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Tuesday, May 3, 2016

Ray of hope keeps Mook's mom strong

Wednesday, June 15, 2011

(Photo)
Shelley Jones Mook poses with her mother Debra Sikora.
(Submitted photo)
Third of four parts.

In many ways, the disappearance of Shelley Jones Mook distills to this: The relationship between a mother and a daughter is one of life's strongest and most primal bonds.

Shelley, 24, cherishes this relationship. At holidays she's known to honor it in photo collages gifted in elaborate frames to her mother and grandmother. An English major and a teacher of reading at Harris Middle School, her scrapbook pages are typically accented with quotations by favorite authors, ones which often celebrate motherhood.

Of the friends who show their support and leave notes of encouragement on a Facebook community page dedicated to her, one thing seems sure: Shelley would have never left her daughter.

Missing link

So what is a mother to do when she receives a phone call from her former son-in-law, saying that her daughter is missing?

Tyler Mook had left a voice mail for Debra Sikora on Wednesday, March 2, two days after Shelley's car was found burned near Murfreesboro off U.S. 41A.

"I was at work at the time, so I didn't check messages until later in the day," she said. "I had just been here the previous weekend, on Saturday and Sunday helping her move into a brand new apartment."

Sikora left on a Monday, with Shelley dropping her off at the airport at 5 a.m. Sikora returned to her home in Edinboro, Pa., and went back to work. That was 107 days ago.

By the time she got the call from police two days later, she didn't hesitate. Sikora left work early and began driving the 642 miles to Murfreesboro.

Unthinkable discovery

In ten hours of driving, she only expected the ordinary, the thinkable: perhaps Shelley had car trouble, or had been in an accident. Arriving at 5 a.m. outside Shelley's new home, all she could do was wait in the driveway.

She called Shelley's cell phone. She texted. She emailed her. Even as the sun came up, Sikora says she never expected the worst.

Sikora went to see law enforcement authorities next -- and learned that Shelley's burned Pontiac Grand Prix had been discovered..

(Photo)
Motherhood is important to Shelley, shown with her grandmother, Rose Sikora, at a Christmas celebration.
(Submitted photo)
Major move

What is a mother to do then but become a resident of Shelbyville?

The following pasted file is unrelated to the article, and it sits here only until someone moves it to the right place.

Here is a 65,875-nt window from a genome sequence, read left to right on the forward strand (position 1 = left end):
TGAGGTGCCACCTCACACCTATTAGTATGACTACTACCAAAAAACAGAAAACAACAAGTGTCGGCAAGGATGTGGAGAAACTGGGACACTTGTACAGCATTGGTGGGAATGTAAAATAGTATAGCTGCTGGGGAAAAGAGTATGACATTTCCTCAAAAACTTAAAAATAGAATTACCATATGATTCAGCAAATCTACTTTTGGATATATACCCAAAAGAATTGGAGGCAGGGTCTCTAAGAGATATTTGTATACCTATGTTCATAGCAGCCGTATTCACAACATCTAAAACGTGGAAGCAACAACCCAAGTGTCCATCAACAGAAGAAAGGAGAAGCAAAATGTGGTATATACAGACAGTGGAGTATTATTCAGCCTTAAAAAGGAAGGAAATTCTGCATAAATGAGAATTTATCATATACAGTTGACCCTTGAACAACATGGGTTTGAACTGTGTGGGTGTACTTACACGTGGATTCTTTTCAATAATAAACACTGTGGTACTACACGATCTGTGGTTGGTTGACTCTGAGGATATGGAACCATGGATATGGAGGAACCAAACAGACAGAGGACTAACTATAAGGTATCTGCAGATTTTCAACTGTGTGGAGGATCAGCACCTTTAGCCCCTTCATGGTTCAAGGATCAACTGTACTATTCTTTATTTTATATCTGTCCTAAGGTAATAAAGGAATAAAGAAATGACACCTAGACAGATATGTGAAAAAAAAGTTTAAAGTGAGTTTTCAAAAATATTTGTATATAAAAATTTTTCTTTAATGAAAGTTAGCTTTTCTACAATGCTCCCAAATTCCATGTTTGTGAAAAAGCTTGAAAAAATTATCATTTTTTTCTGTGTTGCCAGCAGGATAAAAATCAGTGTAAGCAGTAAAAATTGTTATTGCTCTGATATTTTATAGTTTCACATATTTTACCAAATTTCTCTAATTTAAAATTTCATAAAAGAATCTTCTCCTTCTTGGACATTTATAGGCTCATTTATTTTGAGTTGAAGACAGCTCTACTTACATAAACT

Sikora has stayed, now 15 weeks, as the investigation into Shelley's disappearance has continued. She is on an extended leave from work, grateful for the understanding of a family-owned company to allow her this time away.

What else is she to do, but seek a custody arrangement for her granddaughter, Shelley's beloved 6-year old daughter Lilliana -- whose name is tattooed on her mother's wrist?

It is the investigation, and the legal matters now at hand which leaves a mother to leave much unsaid, unspoken when interviewed by the media. There have been a lot of reporters.

Like other families, Sikora admits she is always searching. What else is a mother to do when on a drive to Murfreesboro birds are spotted circling high in the air? Unthinkable, perhaps irrational, but a mother has no choice but to stop and investigate.

Support appreciated

A smile came when asked if she felt welcomed by the Shelbyville - Bedford County community. "Native southern people down here have been wonderful," Sikora said, laughing. "Everybody is so generous and wonderful down here.

"I've met some fantastic people, however things turn out, we'll be hopefully friends for life. I'll remember always their generosity and support. To have come this far and endure all the trials that have come this way, the good days and the bad. They've been helpful."

Shelley's 25th birthday is coming up on June 29. When asked if she has thoughts about Shelley's whereabouts, she pauses. "Yes. Yes, I do," and declines to comment further. "As a mother, I always hold out a ray of hope. Hope is a good thing, sometimes the only thing."